Digital migration: Government to subsidise poor communities

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Communications Minister Faith Muthambi interacts with National Youth Development Agency beneficiaries in Nelspruit as part of the Ministerial Imbizo Outreach Programme on 5 September 2014.

RUSTENBURG – Government said it was committed to digital migration and will give 100 percent subsidies to poor communities, Communications Minister Faith Muthambi said on Saturday.

As part of this move, government would provide five million set-top boxes (STBs) to poor households who had an income of less than R3200.

Muthambi was in Rustenburg on Saturday, accompanied by North West premier Supra Mahumapelo, to promote a broadcasting digital migration awareness campaign, Mahumapelo’s office said in a statement.

“One of our responsibilities is communication, to make contact with our people, to see how they live and get feedback so that they can tell us what they want. This is what was exciting about our imbizo today [Saturday]. We urge our indigents to visit their nearest post offices to register for free set-top boxes,” Muthambi said in the statement.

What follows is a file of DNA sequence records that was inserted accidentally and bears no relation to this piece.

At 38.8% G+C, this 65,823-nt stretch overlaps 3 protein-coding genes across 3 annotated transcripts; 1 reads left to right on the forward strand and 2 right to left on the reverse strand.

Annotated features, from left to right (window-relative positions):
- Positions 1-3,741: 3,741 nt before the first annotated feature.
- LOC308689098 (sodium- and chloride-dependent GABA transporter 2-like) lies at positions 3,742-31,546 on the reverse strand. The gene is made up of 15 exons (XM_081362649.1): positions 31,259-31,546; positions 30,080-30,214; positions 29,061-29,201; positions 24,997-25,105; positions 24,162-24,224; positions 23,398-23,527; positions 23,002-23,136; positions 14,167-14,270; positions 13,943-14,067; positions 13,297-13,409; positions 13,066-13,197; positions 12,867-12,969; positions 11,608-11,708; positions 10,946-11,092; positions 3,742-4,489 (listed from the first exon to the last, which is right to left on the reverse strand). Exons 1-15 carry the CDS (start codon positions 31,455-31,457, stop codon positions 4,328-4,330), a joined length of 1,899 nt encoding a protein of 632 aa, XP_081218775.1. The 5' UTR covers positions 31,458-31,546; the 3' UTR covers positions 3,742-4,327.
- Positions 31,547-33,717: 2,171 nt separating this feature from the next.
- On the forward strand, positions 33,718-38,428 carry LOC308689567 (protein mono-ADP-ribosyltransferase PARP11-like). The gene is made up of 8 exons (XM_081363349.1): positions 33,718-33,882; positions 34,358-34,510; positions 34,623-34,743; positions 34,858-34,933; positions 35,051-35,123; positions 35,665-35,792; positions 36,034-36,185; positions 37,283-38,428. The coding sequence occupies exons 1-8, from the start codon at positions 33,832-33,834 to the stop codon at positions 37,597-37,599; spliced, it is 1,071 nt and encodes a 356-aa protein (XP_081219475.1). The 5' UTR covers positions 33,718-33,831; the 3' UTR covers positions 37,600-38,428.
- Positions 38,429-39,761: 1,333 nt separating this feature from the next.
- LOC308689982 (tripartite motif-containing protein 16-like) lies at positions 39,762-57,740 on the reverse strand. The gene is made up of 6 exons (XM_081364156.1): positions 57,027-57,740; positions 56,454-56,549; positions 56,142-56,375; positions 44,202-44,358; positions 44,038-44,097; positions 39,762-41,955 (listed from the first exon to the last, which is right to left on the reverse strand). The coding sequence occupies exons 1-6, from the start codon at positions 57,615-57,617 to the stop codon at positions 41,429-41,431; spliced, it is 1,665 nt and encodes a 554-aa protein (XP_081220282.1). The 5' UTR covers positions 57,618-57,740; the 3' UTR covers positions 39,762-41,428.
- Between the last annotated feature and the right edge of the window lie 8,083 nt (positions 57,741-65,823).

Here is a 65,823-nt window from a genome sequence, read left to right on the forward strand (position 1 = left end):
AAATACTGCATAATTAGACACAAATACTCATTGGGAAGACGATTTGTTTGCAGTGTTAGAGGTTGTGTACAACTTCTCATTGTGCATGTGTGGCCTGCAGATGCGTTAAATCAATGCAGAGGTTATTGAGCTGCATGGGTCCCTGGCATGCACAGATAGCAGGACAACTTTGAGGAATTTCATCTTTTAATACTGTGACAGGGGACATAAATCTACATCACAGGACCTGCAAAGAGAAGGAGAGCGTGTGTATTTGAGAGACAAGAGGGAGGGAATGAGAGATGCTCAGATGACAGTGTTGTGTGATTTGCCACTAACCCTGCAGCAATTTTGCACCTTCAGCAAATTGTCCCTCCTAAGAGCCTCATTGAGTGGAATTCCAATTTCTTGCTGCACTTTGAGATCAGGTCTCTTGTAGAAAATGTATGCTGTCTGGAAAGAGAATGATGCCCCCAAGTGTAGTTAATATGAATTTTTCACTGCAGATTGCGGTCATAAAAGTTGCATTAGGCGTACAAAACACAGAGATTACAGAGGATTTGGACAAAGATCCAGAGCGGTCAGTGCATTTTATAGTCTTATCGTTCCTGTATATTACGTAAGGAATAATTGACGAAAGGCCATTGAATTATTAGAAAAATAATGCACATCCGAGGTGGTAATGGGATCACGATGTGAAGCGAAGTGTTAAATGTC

Mahumapelo said he was excited that for the first time in South Africa poor people would be able to receive quality broadcasts.

“We have been doing door-to-door visits to speak to communities and try to resolve their problems in the spirit of saamwerk saamtrek. This imbizo dovetails North West province’s VTSD (villages, townships, and small dorpies) initiative, which is aimed at addressing the unequal distribution of resources and services and ultimately ensuring that our people who live in villages, townships, and small towns are prioritised in terms of economic development and service delivery,” Mahumapelo said.

Stakeholders present during the awareness campaign included the Independent Communications Authority of SA (Icasa), the post office, Mahumapelo’s office, the communications department, and SABC broadcast facilities.

SABC broadcast facilities regional manager Victor Thabeng said digital migration would make television viewing more pleasurable, as the signal was clearer compared to analogue.

“What we are doing here today [Saturday] is to demonstrate the migration from analogue to digital, showing our communities the difference between analogue and digital with all its added advantages,” said Thabeng

Communications department official Lawrence Monyai said South Africa was finally starting the digital migration, which would start in the Northern Cape before moving to other provinces.

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